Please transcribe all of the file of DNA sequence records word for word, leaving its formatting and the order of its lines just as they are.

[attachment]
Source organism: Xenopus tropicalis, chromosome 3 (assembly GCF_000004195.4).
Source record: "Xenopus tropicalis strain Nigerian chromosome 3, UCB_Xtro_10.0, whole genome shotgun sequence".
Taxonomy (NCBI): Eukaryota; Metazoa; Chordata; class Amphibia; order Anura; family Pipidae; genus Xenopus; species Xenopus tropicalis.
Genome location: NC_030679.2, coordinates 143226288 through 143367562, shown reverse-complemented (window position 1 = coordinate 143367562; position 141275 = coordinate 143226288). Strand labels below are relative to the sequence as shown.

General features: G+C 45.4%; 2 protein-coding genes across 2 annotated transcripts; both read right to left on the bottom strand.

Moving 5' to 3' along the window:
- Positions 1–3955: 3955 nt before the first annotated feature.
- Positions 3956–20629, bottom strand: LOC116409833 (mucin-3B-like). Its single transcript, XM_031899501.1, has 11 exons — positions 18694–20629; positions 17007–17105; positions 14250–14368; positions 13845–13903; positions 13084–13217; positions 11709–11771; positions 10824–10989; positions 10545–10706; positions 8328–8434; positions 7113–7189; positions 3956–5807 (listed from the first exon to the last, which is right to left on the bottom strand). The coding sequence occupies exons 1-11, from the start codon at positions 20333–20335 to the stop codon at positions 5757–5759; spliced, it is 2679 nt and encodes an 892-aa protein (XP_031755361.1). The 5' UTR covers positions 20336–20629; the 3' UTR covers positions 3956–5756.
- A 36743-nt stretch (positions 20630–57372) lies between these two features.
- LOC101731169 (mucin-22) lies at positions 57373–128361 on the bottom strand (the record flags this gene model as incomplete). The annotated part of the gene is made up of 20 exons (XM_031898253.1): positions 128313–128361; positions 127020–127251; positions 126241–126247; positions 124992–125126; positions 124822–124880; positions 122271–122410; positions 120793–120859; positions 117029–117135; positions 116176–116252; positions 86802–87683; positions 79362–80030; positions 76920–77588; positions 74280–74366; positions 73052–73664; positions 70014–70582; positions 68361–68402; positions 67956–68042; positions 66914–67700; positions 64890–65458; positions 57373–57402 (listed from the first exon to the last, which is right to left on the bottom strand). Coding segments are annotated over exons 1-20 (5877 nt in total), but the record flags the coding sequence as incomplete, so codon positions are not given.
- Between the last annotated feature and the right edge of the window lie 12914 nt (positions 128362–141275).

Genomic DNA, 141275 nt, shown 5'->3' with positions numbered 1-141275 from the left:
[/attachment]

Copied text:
Source organism: Xenopus tropicalis, chromosome 3 (assembly GCF_000004195.4).
Source record: "Xenopus tropicalis strain Nigerian chromosome 3, UCB_Xtro_10.0, whole genome shotgun sequence".
Taxonomy (NCBI): Eukaryota; Metazoa; Chordata; class Amphibia; order Anura; family Pipidae; genus Xenopus; species Xenopus tropicalis.
Genome location: NC_030679.2, coordinates 143226288 through 143367562, shown reverse-complemented (window position 1 = coordinate 143367562; position 141275 = coordinate 143226288). Strand labels below are relative to the sequence as shown.

General features: G+C 45.4%; 2 protein-coding genes across 2 annotated transcripts; both read right to left on the bottom strand.

Moving 5' to 3' along the window:
- Positions 1–3955: 3955 nt before the first annotated feature.
- Positions 3956–20629, bottom strand: LOC116409833 (mucin-3B-like). Its single transcript, XM_031899501.1, has 11 exons — positions 18694–20629; positions 17007–17105; positions 14250–14368; positions 13845–13903; positions 13084–13217; positions 11709–11771; positions 10824–10989; positions 10545–10706; positions 8328–8434; positions 7113–7189; positions 3956–5807 (listed from the first exon to the last, which is right to left on the bottom strand). The coding sequence occupies exons 1-11, from the start codon at positions 20333–20335 to the stop codon at positions 5757–5759; spliced, it is 2679 nt and encodes an 892-aa protein (XP_031755361.1). The 5' UTR covers positions 20336–20629; the 3' UTR covers positions 3956–5756.
- A 36743-nt stretch (positions 20630–57372) lies between these two features.
- LOC101731169 (mucin-22) lies at positions 57373–128361 on the bottom strand (the record flags this gene model as incomplete). The annotated part of the gene is made up of 20 exons (XM_031898253.1): positions 128313–128361; positions 127020–127251; positions 126241–126247; positions 124992–125126; positions 124822–124880; positions 122271–122410; positions 120793–120859; positions 117029–117135; positions 116176–116252; positions 86802–87683; positions 79362–80030; positions 76920–77588; positions 74280–74366; positions 73052–73664; positions 70014–70582; positions 68361–68402; positions 67956–68042; positions 66914–67700; positions 64890–65458; positions 57373–57402 (listed from the first exon to the last, which is right to left on the bottom strand). Coding segments are annotated over exons 1-20 (5877 nt in total), but the record flags the coding sequence as incomplete, so codon positions are not given.
- Between the last annotated feature and the right edge of the window lie 12914 nt (positions 128362–141275).

Genomic DNA, 141275 nt, shown 5'->3' with positions numbered 1-141275 from the left: